Every economist, at one time or another, has been driven to desperate measures by a lack of data. But few economists have gone as badly wrong as whoever did the Labour party’s most recent “research” on Auckland house sales data.
Labour then grouped buyers into ethnicities based on surnames using electoral roll data.
Following the surname analysis, Labour found buyers of Chinese descent accounted for 39.5 per cent of sales in Auckland during the period, Twyford said.
The figure is more than four times the 9 per cent level of ethnic Chinese in Auckland’s population who are New Zealand residents or citizens.
Oh my goodness. If it was that easy, wouldn’t you think someone whose job this is – say, Treasury or MBIE – would have done it already?
The inference is supposed to be that there are too many buyers with Chinese surnames for them all to be residents, so some of them must be from offshore. But that inference is rubbish, as pointed out by Shamubeel Eaqub in the same article:
The increase of property buyers with Chinese and Indian surnames corresponded with the inflow of recent migrants, he said, adding that recent migrants were largely Chinese and Indian.
The fact that Chinese and Indians were buying property fitted with the life stage and financial position of those migrants, Eaqub said.
And by Keith Ng in a post on Public Address over the weekend:
What Phil Twyford has done is just a sleight-of-hand with percentages:
39.5% of house buyers are ethnically Chinese…
…but the resident Chinese population in Auckland is only 9%.
9% of residents can only buy 9% of houses…
…so 30.5% must be non-residents! Ta da!
Here are the same numbers, in absolute terms:
3,500 house buyers are ethnically Chinese…
…but the resident Chinese population in Auckland is 126,000.
126,000 residents can only buy 126,000 houses…
…so, uh, yeah.
It is entirely plausible that 126,000 people can buy 3,500 houses.
Keith’s 3500 number is based on 39.5% of recent REINZ house sales in Auckland. In today’s Herald article I see that Labour’s analysis was based on a dataset of only 3922 houses, meaning that the absolutes we’re dealing with here are even smaller, and Labour’s inference even less reliable, than first appeared.
Along with comments about the statistical and economic flaws of reasoning in this piece, comments also appeared pointing out the racism of the approach. That gave Labour housing spokesman Phil Twyford the opportunity to try for the reasonable corner:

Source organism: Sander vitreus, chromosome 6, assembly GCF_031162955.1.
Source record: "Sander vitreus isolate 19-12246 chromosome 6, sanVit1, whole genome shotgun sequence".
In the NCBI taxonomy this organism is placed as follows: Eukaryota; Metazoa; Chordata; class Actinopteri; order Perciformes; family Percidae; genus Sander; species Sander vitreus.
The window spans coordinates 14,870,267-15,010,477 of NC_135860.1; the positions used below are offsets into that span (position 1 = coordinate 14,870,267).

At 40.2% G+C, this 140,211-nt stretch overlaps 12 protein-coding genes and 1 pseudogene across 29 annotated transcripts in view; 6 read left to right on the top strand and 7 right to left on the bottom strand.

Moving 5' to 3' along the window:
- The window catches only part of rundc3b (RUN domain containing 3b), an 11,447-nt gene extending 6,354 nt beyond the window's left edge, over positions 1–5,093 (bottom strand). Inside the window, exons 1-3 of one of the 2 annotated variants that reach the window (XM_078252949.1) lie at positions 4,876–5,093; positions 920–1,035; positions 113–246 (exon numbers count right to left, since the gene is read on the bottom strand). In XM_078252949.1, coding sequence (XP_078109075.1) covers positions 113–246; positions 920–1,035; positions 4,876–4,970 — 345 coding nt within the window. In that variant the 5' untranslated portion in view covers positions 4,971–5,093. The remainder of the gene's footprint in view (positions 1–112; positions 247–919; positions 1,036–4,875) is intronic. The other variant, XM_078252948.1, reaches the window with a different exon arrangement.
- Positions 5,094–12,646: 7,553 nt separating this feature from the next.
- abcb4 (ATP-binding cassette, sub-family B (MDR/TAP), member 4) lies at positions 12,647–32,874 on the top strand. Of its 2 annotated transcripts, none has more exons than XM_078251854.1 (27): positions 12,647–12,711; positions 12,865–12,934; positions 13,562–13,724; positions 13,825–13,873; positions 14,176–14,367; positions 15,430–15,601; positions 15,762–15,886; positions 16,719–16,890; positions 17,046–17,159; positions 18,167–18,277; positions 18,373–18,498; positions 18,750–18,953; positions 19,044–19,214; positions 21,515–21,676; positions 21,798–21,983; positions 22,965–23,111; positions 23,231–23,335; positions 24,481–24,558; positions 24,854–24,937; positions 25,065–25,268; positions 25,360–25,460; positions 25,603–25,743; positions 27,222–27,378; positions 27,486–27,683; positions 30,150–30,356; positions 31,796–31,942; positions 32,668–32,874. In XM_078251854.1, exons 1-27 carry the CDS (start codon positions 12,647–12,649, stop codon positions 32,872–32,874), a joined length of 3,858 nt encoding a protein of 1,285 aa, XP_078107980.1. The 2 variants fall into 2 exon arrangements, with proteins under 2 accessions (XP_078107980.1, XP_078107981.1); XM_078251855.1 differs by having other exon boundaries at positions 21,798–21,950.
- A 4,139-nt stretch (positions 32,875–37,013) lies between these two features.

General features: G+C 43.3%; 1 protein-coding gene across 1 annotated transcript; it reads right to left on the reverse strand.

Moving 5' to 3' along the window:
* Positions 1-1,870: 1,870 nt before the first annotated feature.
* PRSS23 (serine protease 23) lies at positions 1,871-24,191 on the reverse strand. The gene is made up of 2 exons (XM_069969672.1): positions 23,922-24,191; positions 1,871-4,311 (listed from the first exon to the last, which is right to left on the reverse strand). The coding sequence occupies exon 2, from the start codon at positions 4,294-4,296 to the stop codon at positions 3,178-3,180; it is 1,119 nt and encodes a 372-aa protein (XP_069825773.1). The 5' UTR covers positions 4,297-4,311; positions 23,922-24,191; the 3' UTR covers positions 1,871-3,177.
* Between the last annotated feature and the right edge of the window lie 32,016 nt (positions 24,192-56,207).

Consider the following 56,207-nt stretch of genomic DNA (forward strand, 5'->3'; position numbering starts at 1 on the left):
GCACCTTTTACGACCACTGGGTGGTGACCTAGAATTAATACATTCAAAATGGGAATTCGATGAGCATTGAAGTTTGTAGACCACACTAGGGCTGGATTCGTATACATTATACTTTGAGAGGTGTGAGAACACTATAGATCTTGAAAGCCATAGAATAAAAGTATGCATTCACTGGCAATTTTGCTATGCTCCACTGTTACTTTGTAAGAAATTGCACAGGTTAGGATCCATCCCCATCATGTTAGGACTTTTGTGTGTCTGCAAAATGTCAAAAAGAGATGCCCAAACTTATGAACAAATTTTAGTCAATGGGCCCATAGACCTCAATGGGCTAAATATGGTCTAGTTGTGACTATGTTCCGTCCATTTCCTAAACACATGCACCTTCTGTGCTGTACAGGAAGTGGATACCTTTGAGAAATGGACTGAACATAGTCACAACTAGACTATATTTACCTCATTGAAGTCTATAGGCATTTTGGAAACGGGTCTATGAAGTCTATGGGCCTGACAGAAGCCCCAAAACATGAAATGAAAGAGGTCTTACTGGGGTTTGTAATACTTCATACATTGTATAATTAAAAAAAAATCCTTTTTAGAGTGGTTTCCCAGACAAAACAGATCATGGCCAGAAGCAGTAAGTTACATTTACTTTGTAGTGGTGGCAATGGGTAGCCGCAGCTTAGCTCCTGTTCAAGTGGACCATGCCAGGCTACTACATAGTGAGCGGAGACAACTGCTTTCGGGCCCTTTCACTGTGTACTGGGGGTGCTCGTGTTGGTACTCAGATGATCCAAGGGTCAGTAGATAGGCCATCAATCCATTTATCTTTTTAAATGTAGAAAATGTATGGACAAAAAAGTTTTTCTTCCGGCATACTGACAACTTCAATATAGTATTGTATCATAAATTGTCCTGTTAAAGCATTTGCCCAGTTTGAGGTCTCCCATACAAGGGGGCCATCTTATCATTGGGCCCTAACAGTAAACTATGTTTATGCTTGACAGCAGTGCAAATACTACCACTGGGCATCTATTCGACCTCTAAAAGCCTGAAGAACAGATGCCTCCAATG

Others, notably in the Twittersphere, have been quick to accuse me of racism because I have talked about a particular ethnic group.
But here’s the thing. We do need to have a mature public debate about Chinese foreign investment in New Zealand real estate…
It is simply not good enough to try to shut down an important public debate with allegations of racism.
Nice try, but those accusations are coming from such reasonable voices as Eaqub’s – hardly a hysterical denizen of “the Twittersphere”:
Eaqub said it was hard to understand the legitimacy of Labour’s data without knowing who supplied it and the conditions surrounding the figures.
“It draws this line across race and ethnicity, which is very damaging for a multi-cultural, welcoming place like New Zealand.”
Labour presumably know that their research is rubbish. Their aim is to accomplish something, not to produce useful analysis, and Twyford tries to make it clear what they’re trying to accomplish:
Twyford agreed that the government needed to make data relating to foreign buyers accessible.
There would not be a debate about the legitimacy of the data if the government gathered data about foreign buyers and made it publicly accessible.
It was “cynical” and “irresponsible” of the government to deny this was an issue and to refuse to make the data available…
Again, nice try, but the data availability issue is already addressed:
The government has refused to set up an overseas buyers register like Australia uses, but said in this year’s budget that foreign buyers would need to have an IRD number and a New Zealand bank account from October.
Eaqub said these conditions, coupled with transparency of the data, would paint a more accurate and legitimate picture of who was buying property in New Zealand.
The problem of housing affordability in Auckland isn’t about Chinese buyers. We don’t even really know whether it’s about speculation or offshore investors or supply. The question is hard, and that doesn’t have much to do with data availability – it’s just plain difficult to separate one cause from another when studying the behaviour of a market.
One thing we do know, though, is that shrill and divisive commentary like Twyford’s does nothing to help answer the questions. Instead it does everything to make it harder to get possible legitimate answers heard.